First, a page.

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Something to keep us separate [electronic resource] : patterns of confinement and escape in the novels of Elizabeth Bowen /

by Nunley, Constance Elizabeth

Abstract (Summary)
Through a wide range of characters, situations and events, Elizabeth Bowens novels reveal the significance of controls or restraints which limit characters freedom of choice, movement, feeling-even their ability to love. These restrictions, sometimes internal or involuntary and sometimes external and deliberate, almost always grow in number and variety throughout her novels. Confinements of place extend beyond enclosures to include external influences such as social class, nationality and war-with a progression toward freedom in a place of ones own. Bowens children and adolescents experience confinements of propriety and knowledge imposed on them by adults. As they learn of love and pain, they also learn conventional ways to protect themselves from pain through confinement of emotion. In addition to the sometimes-attractive confinements of safety and shelter, marriage demonstrates the limitations of loneliness and unrequited love; death, the confinement of incomplete fulfillment; suicide, the great escape. Social class presents a prefabricated structure either reassuring or confining to those within it, and attractive to those outside. The primary impetus of confinement inside the class structure is to keep those outside in their place. Authority figures further this process of exclusion when possible and help to protect innocence and the status quo. Only when authority degenerates into the authority of power does the confinement it imposes become destructive, even evil. The inability to communicate is the ultimate confinement in Bowens novels. Some characters seek to limit others by defining, stereotyping or ignoring them while others need someone to communicate to them their own existence, identity or worth. Finally, however, it is the inescapable psychological distance imposed by alienation that Bowen believes to be humanitys greatest obstacle to communication, and she dramatizes this isolation by giving her characters physical limitations of vision, hearing and speech. The inability to connect is for Bowen the most impoverishing limitation. Without connection, there is no reciprocal love; love, then becomes Bowens most difficult and distinctive achievement.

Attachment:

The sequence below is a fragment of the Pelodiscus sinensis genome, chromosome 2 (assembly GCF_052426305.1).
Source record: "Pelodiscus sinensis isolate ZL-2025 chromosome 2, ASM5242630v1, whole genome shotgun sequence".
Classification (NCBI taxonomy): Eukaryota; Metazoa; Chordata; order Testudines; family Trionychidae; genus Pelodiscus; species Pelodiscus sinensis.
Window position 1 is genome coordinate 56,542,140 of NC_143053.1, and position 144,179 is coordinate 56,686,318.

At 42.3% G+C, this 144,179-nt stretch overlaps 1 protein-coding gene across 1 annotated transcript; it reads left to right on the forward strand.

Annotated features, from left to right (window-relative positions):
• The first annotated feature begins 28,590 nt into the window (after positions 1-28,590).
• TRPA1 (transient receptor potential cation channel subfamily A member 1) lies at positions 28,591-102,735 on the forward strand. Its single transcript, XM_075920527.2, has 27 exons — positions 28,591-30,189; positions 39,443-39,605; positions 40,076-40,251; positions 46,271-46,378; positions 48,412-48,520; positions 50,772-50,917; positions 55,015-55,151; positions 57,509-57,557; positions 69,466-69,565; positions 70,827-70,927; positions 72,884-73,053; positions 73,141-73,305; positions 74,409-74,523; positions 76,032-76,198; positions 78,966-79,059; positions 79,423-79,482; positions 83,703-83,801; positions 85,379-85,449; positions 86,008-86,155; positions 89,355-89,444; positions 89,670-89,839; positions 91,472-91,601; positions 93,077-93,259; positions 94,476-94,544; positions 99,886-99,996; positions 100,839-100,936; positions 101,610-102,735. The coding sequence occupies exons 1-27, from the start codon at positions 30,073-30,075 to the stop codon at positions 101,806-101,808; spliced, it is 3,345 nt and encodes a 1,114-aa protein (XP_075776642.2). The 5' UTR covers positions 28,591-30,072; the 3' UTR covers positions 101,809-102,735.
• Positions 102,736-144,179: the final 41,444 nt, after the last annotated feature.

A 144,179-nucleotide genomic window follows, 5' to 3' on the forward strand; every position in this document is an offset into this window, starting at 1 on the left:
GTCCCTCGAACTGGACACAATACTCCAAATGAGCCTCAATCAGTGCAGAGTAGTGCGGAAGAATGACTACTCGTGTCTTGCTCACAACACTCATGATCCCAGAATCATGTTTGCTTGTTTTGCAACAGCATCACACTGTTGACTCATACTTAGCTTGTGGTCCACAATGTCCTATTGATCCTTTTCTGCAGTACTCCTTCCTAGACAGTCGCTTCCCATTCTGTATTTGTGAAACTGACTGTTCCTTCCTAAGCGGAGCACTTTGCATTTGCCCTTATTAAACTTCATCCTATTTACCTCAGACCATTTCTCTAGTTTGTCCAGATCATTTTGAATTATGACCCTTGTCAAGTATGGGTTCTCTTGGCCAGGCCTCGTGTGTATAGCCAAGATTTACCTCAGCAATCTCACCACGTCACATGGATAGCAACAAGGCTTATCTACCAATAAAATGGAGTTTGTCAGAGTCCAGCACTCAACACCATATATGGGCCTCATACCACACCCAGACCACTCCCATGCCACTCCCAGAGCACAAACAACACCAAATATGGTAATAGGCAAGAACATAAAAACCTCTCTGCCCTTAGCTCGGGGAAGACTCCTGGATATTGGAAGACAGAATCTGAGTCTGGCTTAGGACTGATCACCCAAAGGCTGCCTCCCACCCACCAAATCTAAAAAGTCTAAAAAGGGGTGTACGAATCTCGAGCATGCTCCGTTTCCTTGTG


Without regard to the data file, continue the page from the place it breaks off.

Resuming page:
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School:The University of Georgia

School Location:USA - Georgia

Source Type:Master's Thesis

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